b. 1922 Montevideo, Uruguay - d. 1997 Seravezza, Italy
In 1942, Fonseca quit his architectural studies in order to pursue an artistic career. Working under the direction of Joaquín Torres-García, Fonseca joined the artist's workshop, where he participated in the group's collective exhibitions, Removedor. In 1945 Fonseca traveled with other Taller Torres-García members through Argentina, Peru, and Bolivia to study pre-Columbian art. This experience, along with numerous trips throughout Europe, the Middle East, and North Africa during the 1950s, profoundly affected Fonseca's formal and theoretical approach to art.
Although Fonseca left the College of Architecture in Montevideo as a youth, an emphasis on structure and architectonics is present throughout his oeuvre. As a teenager, he taught himself to sculpt in stone and later returned to such sculptural practices after studying ceramics in Spain in 1953. Fonseca moved to the United States in 1958, and later divided his time between New York and Italy, where he created large-scale marble sculptures.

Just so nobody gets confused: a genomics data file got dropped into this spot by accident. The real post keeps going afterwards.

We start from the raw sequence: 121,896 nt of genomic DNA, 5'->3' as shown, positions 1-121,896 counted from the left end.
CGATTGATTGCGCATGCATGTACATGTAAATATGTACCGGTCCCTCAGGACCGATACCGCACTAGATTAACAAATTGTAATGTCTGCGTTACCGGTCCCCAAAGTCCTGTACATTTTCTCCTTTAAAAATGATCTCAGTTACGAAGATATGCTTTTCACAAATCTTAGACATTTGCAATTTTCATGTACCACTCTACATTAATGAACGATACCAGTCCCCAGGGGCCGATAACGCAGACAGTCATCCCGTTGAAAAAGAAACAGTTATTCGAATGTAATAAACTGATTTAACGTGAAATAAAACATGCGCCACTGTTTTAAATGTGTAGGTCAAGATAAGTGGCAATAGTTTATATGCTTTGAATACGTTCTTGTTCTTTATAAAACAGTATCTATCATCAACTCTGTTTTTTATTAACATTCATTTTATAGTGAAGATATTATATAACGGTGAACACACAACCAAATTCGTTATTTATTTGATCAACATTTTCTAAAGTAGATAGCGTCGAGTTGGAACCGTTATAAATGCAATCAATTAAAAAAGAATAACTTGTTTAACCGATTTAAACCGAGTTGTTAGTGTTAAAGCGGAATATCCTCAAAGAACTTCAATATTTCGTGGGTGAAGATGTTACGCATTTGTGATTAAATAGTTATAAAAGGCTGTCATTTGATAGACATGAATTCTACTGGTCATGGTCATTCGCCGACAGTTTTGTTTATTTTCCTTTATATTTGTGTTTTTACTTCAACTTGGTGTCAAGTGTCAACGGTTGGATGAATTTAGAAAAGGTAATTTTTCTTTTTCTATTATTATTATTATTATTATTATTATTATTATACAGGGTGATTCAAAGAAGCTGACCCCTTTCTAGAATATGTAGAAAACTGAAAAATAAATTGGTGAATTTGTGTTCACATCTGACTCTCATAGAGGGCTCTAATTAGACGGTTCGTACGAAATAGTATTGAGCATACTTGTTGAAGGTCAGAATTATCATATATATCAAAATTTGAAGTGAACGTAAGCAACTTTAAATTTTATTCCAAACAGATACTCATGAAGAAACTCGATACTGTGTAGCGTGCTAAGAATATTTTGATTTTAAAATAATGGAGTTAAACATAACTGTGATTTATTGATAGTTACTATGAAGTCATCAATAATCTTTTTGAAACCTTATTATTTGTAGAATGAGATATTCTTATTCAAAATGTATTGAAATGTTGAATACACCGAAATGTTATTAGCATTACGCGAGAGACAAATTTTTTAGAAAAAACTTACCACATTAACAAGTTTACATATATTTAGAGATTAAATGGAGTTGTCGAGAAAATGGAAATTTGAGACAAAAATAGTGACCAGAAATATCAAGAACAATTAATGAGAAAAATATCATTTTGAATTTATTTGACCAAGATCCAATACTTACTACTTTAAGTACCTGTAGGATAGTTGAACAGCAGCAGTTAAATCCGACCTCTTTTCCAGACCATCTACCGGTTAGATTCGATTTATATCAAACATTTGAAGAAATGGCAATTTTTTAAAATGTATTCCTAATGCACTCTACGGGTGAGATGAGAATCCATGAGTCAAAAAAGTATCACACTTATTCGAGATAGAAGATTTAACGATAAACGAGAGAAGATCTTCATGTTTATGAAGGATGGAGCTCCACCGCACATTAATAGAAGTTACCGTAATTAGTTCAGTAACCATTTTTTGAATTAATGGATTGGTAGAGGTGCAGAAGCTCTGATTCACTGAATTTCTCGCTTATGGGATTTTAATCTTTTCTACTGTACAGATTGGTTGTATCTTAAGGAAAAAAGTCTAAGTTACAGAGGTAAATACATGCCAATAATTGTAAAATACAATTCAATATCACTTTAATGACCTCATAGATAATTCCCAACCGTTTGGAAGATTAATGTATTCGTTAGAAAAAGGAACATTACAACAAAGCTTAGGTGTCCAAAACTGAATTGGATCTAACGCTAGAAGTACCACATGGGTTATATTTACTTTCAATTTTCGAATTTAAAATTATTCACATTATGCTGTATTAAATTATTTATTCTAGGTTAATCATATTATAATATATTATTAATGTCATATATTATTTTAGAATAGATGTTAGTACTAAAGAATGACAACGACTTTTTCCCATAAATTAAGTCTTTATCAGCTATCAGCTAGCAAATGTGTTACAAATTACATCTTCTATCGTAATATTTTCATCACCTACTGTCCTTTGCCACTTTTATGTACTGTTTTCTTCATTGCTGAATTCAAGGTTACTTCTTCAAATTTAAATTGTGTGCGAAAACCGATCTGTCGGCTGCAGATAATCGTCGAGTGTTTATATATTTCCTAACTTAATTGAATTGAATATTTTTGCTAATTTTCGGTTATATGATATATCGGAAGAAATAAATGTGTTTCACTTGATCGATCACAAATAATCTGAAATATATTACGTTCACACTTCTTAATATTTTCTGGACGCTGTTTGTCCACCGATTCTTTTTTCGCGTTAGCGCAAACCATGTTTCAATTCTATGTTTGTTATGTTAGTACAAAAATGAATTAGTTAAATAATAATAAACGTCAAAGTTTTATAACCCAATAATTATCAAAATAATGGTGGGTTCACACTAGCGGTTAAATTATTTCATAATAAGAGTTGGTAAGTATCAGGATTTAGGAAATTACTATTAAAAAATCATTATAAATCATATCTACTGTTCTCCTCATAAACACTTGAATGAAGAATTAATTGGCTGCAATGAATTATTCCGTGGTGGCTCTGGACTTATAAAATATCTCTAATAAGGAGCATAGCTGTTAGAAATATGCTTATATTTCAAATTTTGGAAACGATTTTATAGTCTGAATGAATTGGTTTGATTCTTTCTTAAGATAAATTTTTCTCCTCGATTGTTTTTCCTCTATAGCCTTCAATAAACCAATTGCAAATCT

Artworks by Fonseca are included at The Brooklyn Museum of Art, New York; the Museum of Fine Arts, Houston; the Museo Municipale, Pietrasanta, Italy; and the Museo de Bellas Artes, Caracas, among other collections. The artist's works are also featured in numerous public spaces around the globe, including Tokyo; Palo Alto, California; New York; Reston, Virginia; and Montevideo.
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